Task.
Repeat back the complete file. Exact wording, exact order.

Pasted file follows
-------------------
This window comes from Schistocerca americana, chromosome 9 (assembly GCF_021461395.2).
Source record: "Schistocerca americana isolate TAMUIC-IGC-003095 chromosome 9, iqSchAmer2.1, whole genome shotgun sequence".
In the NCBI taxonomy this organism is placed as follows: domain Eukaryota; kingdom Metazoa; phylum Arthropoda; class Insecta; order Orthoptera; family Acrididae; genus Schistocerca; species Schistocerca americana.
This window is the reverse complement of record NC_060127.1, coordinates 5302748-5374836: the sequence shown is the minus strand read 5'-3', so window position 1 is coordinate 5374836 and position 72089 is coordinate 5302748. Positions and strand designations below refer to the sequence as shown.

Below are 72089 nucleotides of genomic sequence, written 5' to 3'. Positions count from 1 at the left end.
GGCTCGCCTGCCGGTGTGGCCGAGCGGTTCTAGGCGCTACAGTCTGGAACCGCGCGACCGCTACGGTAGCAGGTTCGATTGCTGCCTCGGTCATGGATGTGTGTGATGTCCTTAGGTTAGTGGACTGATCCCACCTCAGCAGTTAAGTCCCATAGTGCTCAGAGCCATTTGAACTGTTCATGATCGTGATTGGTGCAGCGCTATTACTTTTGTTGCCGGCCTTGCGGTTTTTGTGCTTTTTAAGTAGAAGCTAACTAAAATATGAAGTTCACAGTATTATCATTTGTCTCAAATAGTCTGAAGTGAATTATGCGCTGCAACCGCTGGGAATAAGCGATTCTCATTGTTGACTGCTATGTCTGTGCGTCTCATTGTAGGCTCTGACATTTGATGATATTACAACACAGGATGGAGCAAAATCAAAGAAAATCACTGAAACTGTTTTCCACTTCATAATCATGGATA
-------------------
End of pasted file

This window comes from Schistocerca americana, chromosome 9 (assembly GCF_021461395.2).
Source record: "Schistocerca americana isolate TAMUIC-IGC-003095 chromosome 9, iqSchAmer2.1, whole genome shotgun sequence".
In the NCBI taxonomy this organism is placed as follows: domain Eukaryota; kingdom Metazoa; phylum Arthropoda; class Insecta; order Orthoptera; family Acrididae; genus Schistocerca; species Schistocerca americana.
This window is the reverse complement of record NC_060127.1, coordinates 5302748-5374836: the sequence shown is the minus strand read 5'-3', so window position 1 is coordinate 5374836 and position 72089 is coordinate 5302748. Positions and strand designations below refer to the sequence as shown.

Below are 72089 nucleotides of genomic sequence, written 5' to 3'. Positions count from 1 at the left end.
GGCTCGCCTGCCGGTGTGGCCGAGCGGTTCTAGGCGCTACAGTCTGGAACCGCGCGACCGCTACGGTAGCAGGTTCGATTGCTGCCTCGGTCATGGATGTGTGTGATGTCCTTAGGTTAGTGGACTGATCCCACCTCAGCAGTTAAGTCCCATAGTGCTCAGAGCCATTTGAACTGTTCATGATCGTGATTGGTGCAGCGCTATTACTTTTGTTGCCGGCCTTGCGGTTTTTGTGCTTTTTAAGTAGAAGCTAACTAAAATATGAAGTTCACAGTATTATCATTTGTCTCAAATAGTCTGAAGTGAATTATGCGCTGCAACCGCTGGGAATAAGCGATTCTCATTGTTGACTGCTATGTCTGTGCGTCTCATTGTAGGCTCTGACATTTGATGATATTACAACACAGGATGGAGCAAAATCAAAGAAAATCACTGAAACTGTTTTCCACTTCATAATCATGGATA